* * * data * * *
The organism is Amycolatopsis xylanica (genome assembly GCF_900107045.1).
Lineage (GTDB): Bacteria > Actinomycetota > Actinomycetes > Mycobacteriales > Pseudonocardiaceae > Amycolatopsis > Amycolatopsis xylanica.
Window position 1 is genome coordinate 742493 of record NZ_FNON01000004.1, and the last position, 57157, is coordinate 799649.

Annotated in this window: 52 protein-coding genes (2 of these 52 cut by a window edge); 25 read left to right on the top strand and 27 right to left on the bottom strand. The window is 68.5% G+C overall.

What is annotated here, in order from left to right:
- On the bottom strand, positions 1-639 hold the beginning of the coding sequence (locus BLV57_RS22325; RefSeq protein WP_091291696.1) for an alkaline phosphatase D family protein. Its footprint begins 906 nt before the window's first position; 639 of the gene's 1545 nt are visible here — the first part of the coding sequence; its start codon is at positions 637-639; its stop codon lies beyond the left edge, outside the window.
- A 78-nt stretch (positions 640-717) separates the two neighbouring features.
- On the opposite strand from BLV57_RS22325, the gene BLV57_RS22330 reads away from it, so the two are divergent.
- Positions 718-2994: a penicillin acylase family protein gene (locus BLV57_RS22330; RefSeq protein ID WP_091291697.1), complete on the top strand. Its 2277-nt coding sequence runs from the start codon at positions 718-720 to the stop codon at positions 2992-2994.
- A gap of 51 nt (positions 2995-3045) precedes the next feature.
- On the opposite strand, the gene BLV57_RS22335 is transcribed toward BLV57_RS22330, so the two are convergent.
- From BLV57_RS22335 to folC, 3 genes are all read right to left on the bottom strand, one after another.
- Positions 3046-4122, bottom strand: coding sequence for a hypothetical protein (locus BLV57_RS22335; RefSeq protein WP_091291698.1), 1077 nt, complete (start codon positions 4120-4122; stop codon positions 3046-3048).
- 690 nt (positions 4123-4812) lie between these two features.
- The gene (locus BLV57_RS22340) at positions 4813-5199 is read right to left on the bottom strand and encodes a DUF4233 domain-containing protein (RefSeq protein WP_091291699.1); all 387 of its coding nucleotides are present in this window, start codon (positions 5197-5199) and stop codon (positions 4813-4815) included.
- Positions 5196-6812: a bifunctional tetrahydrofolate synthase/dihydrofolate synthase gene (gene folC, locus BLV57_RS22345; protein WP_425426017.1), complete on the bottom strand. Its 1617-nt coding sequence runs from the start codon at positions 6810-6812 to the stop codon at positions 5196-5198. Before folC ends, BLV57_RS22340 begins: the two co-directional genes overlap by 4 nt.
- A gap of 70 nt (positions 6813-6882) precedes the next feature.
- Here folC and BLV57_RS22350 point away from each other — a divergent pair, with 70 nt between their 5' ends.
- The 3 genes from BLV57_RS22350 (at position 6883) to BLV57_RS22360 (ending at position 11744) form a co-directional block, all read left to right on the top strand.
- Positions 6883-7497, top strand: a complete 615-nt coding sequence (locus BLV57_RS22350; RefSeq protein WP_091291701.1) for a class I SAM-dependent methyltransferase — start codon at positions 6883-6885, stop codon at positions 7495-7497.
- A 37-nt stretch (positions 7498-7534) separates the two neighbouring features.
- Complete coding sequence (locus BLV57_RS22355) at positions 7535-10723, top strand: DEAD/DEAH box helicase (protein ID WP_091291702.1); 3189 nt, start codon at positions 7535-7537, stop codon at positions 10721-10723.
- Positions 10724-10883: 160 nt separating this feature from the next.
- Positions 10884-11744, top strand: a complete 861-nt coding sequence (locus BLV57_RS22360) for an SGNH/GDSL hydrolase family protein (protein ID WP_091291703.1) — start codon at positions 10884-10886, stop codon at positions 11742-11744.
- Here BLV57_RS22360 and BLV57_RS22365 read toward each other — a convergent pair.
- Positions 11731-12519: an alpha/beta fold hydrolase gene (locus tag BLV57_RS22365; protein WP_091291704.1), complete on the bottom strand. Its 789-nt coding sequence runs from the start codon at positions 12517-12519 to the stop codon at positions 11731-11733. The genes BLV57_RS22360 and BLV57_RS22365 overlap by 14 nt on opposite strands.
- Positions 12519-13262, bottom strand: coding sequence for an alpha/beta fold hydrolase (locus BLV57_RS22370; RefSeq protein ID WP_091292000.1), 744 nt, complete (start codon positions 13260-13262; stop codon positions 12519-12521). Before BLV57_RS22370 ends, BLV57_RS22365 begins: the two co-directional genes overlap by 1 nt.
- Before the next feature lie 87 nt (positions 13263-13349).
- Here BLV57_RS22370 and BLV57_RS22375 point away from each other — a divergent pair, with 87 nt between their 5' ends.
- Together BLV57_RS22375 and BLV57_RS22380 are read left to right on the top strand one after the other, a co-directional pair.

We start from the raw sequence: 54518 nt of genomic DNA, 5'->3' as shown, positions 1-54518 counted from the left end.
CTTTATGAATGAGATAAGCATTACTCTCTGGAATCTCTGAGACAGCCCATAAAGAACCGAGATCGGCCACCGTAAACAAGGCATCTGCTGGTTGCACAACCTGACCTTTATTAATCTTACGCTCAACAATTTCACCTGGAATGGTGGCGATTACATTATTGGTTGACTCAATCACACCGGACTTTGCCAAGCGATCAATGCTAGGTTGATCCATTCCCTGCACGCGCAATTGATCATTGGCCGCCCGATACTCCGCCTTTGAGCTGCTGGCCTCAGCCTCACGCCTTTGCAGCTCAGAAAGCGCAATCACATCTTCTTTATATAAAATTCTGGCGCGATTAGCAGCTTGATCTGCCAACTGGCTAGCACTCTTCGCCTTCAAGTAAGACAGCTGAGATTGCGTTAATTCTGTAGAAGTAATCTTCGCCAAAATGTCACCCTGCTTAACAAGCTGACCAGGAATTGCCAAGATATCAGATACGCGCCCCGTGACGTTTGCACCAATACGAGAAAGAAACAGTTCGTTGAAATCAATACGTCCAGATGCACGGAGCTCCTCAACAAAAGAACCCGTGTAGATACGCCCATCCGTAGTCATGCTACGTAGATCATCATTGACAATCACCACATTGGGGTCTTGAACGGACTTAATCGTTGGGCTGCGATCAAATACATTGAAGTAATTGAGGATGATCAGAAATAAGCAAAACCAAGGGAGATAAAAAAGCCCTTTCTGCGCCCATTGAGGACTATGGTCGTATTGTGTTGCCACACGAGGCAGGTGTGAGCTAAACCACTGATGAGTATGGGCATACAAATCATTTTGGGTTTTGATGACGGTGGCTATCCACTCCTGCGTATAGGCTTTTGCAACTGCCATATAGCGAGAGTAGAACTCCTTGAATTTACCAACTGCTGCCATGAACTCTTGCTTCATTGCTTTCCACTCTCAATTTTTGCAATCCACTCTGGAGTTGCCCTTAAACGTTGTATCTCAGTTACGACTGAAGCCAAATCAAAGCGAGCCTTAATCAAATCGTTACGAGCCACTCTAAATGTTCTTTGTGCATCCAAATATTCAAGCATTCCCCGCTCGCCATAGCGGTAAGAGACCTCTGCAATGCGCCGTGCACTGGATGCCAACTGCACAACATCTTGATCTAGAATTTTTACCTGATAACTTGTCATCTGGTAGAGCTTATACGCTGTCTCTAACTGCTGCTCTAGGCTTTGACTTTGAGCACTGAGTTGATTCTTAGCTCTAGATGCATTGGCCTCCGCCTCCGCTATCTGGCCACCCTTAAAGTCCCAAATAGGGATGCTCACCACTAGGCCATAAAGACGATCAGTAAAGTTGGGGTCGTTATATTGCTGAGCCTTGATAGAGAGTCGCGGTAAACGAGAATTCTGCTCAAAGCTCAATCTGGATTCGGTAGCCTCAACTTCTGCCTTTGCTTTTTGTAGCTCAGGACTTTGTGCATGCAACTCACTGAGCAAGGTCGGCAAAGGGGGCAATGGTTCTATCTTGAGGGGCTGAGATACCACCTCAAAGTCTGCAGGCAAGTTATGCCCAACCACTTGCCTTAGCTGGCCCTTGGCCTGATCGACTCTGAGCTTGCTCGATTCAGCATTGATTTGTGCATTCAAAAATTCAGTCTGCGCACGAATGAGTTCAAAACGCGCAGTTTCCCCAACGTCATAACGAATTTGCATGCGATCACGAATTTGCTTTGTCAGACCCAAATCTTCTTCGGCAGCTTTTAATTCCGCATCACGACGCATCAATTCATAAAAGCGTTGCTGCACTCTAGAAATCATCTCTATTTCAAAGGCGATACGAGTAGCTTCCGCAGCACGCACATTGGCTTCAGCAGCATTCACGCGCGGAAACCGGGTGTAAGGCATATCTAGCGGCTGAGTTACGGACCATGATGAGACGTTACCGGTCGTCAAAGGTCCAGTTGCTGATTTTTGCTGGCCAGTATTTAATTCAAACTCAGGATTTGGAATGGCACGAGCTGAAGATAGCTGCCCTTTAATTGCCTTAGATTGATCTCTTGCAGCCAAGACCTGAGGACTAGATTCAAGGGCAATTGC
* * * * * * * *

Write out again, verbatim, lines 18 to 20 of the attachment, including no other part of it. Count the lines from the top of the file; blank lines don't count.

- Here folC and BLV57_RS22350 point away from each other — a divergent pair, with 70 nt between their 5' ends.
- The 3 genes from BLV57_RS22350 (at position 6883) to BLV57_RS22360 (ending at position 11744) form a co-directional block, all read left to right on the top strand.
- Positions 6883-7497, top strand: a complete 615-nt coding sequence (locus BLV57_RS22350; RefSeq protein WP_091291701.1) for a class I SAM-dependent methyltransferase — start codon at positions 6883-6885, stop codon at positions 7495-7497.